With an early diagnosis and an immediate start of treatment, the various therapy options usually lead to rapid relief of symptoms. The patient can achieve complete freedom from symptoms within a few weeks. This applies if there are no further complications.
Often arthrofibrosis arises as a secondary disease. Regardless of the underlying disease, the arthrofibrosis must be treated separately. The start of treatment depends on the patient’s health stability. There may be delays that lead to an increase in pain. If the underlying disease cannot be cured sufficiently, arthrofibrosis can develop again.
The prognosis of recurrent osteoarthritis is also good under normal conditions and can be achieved within a short time in people with a stable immune system. If the arthrofibrosis is already at an advanced stage, the prognosis deteriorates significantly. Despite various treatment options, the success is usually only moderate and freedom from symptoms is not achieved.
According to current studies, if there are more than three weeks between the rupture of the cruciate ligament and the reconstruction, osteoarthritis of the knee can usually be prevented. So far, there are no promising preventive measures related to other interventions or joints.
Direct follow-up care is usually not possible in the case of arthrofibrosis. The affected person is dependent on purely symptomatic treatment, since a causal treatment is usually not possible in this case. However, early diagnosis and treatment of arthrofibrosis have a very positive effect on the further course of this disease and can prevent further complications and complaints.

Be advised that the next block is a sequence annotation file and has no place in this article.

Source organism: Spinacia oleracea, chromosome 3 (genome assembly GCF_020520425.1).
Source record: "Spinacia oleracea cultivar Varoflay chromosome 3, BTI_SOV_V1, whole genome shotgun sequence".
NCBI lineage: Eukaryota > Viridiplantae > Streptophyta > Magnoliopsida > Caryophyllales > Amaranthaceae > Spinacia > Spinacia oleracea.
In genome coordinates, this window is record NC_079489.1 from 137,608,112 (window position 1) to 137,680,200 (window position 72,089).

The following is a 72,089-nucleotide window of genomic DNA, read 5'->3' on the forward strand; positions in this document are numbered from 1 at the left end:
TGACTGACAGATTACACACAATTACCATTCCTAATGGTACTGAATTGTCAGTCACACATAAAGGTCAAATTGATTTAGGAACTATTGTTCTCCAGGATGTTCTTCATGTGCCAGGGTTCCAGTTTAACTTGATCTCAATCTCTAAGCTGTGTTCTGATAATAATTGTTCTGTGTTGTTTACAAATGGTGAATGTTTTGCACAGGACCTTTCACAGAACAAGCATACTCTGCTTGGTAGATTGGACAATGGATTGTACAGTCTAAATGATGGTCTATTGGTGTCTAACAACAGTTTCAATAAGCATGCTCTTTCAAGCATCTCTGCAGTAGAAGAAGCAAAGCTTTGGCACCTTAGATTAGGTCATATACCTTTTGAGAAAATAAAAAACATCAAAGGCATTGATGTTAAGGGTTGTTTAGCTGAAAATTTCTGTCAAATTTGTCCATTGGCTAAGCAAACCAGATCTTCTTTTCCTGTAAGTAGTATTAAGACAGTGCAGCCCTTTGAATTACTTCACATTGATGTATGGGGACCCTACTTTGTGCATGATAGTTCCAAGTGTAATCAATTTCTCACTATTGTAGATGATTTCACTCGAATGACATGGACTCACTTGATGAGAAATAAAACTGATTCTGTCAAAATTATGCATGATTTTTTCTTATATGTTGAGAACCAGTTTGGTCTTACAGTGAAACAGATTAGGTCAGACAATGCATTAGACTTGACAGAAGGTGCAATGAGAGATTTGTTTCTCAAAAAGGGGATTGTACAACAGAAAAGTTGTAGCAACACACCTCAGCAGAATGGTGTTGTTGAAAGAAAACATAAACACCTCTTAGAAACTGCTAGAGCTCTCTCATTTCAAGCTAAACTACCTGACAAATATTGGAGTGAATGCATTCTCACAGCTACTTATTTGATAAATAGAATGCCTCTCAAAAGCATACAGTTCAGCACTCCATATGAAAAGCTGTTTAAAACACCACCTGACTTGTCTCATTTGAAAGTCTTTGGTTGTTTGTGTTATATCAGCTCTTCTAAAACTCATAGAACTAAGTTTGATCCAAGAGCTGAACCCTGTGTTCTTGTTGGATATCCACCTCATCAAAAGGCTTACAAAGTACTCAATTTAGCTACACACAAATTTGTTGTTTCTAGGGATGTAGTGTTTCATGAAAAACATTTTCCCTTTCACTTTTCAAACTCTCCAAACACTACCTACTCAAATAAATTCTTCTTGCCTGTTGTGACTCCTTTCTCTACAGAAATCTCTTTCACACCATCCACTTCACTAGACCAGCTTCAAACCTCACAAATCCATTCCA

In many cases, surgical interventions are necessary to alleviate the symptoms. After such an operation, the patient needs to rest and take care of his body. Above all, the affected joint should not be unnecessarily stressed. Sports activities are also to be avoided.
As a rule, the person affected is also dependent on physiotherapy measures to increase the mobility of the joint again. The exercises can often be carried out in your own home, so that the healing of the arthrofibrosis is accelerated.
Since the quality of life of those affected is significantly reduced by the disease, they are often dependent on the help of their fellow human beings in everyday life. Loving care has a positive effect on the course of the disease. Contact with other sufferers of arthrofibrosis can also prove to be useful in order to exchange helpful information.
You can do that yourself
Primary or secondary arthrofibrosis mainly affects knee joints after surgery – even after minimally invasive arthroscopy . While the cause of secondary arthrofibrosis can be determined and usually corrected by an operative measure, the reasons for the development of primary arthrofibrosis are more speculative. It seems certain that joint irritations trigger inflammatory reactions which, as a counter-reaction, cause the formation of connective tissue (scar tissue).
If it is known that a surgical or arthroscopic procedure is to be carried out on a joint, it is advisable to incorporate self-help measures into everyday life to prevent arthrofibrosis. The most important self-help measures are to determine the optimal time for an operation. For example, if you have a cruciate ligament rupture in the knee , it helps to wait at least six weeks before having the cruciate ligament replacement surgery, as shorter periods between the cruciate ligament rupture and the operation significantly increase the risk of developing arthrofibrosis.
Another preoperative preventive measure is targeted physiotherapy to keep the affected joint as flexible as possible. An immobile phase over a longer period of time would also increase the risk of arthrofibrosis. Targeted, individually tailored physiotherapy should also be started immediately after the operation . Physiotherapy can be carried out independently at home as a self-help measure in addition to therapy in the therapist’s practice.